Posts Tagged 'technology'

iPad in Research 1.0

If you are a scientist doing your PhD, or at the beginning of a postdoctoral position, or if you have a family (and so on) you will find with little time to learn and investigate deeply enough before to make a decision about purchasing an iPad and taking it to the lab. Searching for experiences with iPad’s users in research is a good start. It worked a little for me. And I promised myself to keep people updated about my experience with iPad in research. Useful or useless? Free or Paid’s apps? iWork or DocsToGo?

With some weeks of use, I will give you some personal advice and comments about iPad in research.

iPad in Research: comments and advice.

1. Maybe, the first statement, is the following: iPad will change your life. Absolutely. For the basics, at least. I remember when I went once to a meeting with my old laptop, weighting almost 3 kilograms. It was awful. With the iPad, you will have a light device to check your email, send emails, reading papers, searching Pubmed, reading Nature/Science, reading a manuscript… I find myself lately going with the iPad to bed to read some paper. You will find yourself replacing the heavy laptop with the iPad to check your email, and reading papers. It’s just great for this basics. Your back will be happy when going to meetings.

2. Being said that, the iPad is not suitable to create scientific material. This only point makes the purchase of an iPad not worthwhile if you want to replace your laptop for scientific needs. Here I will tell you 3 key points.

a) It is almost impossible to create a scientific presentation on the go. Even more… It’s almost impossible to carry with you the powerpoint of your PhD defense/presentation without spend hours making conversions and adjustments. The first time I sent a powerpoint presentation to an iPad, the result was awful. The same with keynote presentations. In order to carry a presentation with you, you must insert all the images as PNGs. This is just plain stupid, and the people from Apple really need to fix this. If you are a patient scientist, you can convert and fix all your presentations. But, at this point, Keynote and DocsToGo are made for basic needs only,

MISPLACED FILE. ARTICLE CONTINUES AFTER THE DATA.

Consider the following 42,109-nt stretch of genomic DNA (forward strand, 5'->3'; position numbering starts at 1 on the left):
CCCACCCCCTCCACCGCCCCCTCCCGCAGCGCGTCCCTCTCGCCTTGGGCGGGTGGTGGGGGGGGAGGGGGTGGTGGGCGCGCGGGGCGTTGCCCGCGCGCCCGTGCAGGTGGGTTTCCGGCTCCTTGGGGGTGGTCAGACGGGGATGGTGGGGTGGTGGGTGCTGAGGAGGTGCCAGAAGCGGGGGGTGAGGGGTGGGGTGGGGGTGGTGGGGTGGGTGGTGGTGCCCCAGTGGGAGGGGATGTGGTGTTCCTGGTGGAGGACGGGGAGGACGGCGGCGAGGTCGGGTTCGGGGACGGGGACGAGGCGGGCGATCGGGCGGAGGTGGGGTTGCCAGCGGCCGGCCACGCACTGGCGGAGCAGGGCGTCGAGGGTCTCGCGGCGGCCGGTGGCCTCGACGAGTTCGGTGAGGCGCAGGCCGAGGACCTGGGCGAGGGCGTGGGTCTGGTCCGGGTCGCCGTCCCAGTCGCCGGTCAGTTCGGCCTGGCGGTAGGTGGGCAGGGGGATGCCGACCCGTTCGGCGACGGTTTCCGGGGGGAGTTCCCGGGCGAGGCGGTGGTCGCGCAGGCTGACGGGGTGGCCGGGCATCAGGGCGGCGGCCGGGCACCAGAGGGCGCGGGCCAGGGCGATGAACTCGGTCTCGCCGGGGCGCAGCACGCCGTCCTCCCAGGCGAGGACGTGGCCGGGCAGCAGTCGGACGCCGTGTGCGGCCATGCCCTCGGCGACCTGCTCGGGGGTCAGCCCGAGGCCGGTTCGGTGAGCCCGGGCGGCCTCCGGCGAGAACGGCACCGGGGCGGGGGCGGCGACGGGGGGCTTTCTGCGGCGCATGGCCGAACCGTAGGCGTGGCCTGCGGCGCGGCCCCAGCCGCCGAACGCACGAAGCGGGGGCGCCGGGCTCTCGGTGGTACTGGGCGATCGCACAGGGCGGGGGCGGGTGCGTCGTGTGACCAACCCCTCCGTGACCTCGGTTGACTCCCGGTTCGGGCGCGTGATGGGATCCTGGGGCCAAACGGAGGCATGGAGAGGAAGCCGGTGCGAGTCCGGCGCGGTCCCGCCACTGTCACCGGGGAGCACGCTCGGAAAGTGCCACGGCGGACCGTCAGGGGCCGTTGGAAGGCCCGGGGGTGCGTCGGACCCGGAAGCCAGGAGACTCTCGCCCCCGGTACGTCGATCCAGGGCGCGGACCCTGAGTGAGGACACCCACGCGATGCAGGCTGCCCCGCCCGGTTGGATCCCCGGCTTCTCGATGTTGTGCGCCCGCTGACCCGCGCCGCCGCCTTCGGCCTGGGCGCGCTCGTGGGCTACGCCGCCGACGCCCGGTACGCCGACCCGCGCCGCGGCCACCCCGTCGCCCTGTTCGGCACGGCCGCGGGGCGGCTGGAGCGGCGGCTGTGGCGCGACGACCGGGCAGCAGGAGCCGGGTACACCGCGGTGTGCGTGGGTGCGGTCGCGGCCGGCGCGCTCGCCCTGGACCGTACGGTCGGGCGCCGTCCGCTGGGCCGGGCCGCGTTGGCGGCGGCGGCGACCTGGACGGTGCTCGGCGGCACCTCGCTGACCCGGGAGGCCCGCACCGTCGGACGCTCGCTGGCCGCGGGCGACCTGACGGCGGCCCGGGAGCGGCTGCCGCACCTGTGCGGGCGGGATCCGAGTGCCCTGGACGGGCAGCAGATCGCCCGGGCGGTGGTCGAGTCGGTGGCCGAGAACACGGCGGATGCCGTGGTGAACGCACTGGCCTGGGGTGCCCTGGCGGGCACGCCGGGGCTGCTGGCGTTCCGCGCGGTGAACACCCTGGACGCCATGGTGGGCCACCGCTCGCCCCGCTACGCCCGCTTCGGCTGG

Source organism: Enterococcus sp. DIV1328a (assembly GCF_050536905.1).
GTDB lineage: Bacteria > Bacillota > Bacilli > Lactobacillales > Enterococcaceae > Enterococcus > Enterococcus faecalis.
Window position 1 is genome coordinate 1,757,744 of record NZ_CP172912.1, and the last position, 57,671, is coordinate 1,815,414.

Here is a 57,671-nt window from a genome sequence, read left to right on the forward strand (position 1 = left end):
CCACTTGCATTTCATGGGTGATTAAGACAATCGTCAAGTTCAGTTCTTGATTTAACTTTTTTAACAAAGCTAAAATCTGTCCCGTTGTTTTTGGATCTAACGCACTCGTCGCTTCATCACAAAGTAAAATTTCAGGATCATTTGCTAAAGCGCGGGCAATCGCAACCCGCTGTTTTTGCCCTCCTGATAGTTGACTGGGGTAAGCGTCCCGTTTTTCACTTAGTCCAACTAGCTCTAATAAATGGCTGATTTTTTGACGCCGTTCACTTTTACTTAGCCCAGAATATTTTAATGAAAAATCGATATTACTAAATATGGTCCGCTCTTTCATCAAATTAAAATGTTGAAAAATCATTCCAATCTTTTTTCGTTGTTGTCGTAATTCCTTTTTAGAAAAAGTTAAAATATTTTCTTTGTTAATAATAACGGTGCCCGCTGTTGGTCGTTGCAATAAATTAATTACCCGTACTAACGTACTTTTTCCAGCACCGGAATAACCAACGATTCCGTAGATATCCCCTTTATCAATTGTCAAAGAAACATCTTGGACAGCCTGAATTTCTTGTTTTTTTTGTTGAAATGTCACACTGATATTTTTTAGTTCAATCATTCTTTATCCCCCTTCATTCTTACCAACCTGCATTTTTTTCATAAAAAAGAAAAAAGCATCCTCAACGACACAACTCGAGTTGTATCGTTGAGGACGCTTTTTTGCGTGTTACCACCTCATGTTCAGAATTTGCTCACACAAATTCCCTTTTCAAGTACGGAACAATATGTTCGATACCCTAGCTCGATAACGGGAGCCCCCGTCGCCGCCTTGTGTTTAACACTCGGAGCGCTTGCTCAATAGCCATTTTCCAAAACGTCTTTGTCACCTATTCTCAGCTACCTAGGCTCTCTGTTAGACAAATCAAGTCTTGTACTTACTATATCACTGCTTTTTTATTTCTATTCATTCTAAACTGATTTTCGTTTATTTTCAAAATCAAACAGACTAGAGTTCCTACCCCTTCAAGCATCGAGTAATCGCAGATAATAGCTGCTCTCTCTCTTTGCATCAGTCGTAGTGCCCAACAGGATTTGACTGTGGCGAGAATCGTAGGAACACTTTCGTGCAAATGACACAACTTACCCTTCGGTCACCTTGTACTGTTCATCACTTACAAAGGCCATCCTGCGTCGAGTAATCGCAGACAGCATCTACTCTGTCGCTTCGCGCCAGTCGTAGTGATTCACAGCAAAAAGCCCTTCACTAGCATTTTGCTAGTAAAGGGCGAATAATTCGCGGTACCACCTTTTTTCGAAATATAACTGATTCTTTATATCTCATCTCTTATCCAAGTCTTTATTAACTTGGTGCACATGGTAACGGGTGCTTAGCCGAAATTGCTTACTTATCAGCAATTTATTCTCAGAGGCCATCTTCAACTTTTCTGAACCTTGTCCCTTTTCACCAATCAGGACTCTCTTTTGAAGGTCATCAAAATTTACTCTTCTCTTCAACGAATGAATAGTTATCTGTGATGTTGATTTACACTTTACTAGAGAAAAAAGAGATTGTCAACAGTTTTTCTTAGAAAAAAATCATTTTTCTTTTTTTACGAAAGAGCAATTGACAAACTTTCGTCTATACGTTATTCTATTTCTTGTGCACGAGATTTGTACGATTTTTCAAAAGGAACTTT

b) If that was not enough reason, here is the second big problem. You can’t create charts with error bars! This one is really painful. This means two things, my fellow researcher: you can’t create scientific charts on the go, which will push you back to the laptop to analyze and plot data; and second, you can’t view charts with error bars in Keynote! One of the best things about Keynote for research in Mac is the ability to copy a chart from Numbers, and modifying the size, colors, and other features in Keynote without the need of opening Numbers over and over (I remember trying to change the font size in a chart in Powerpoint, and waiting for Excel to open, closing the window, waiting that the expected change was good enough… with iWork you can forget about that old “Window’s pain”). But with iPad, you will need to export the charts as images (again, PNG format) and inserting them in the presentations, which is a sort of “what’s the point in having iWork if it will function as an office from the 2000 year”.  Apple: you really need to fix this if you want to have the iPad going massively into the laboratories.

c) At this point, the lack of multitasking makes difficult to use iPad for serious scientific work. Also, Apple needs to work on big improvements on Safari for iPad (for example, allowing the download of PDF files -a.k.a. “papers” to us).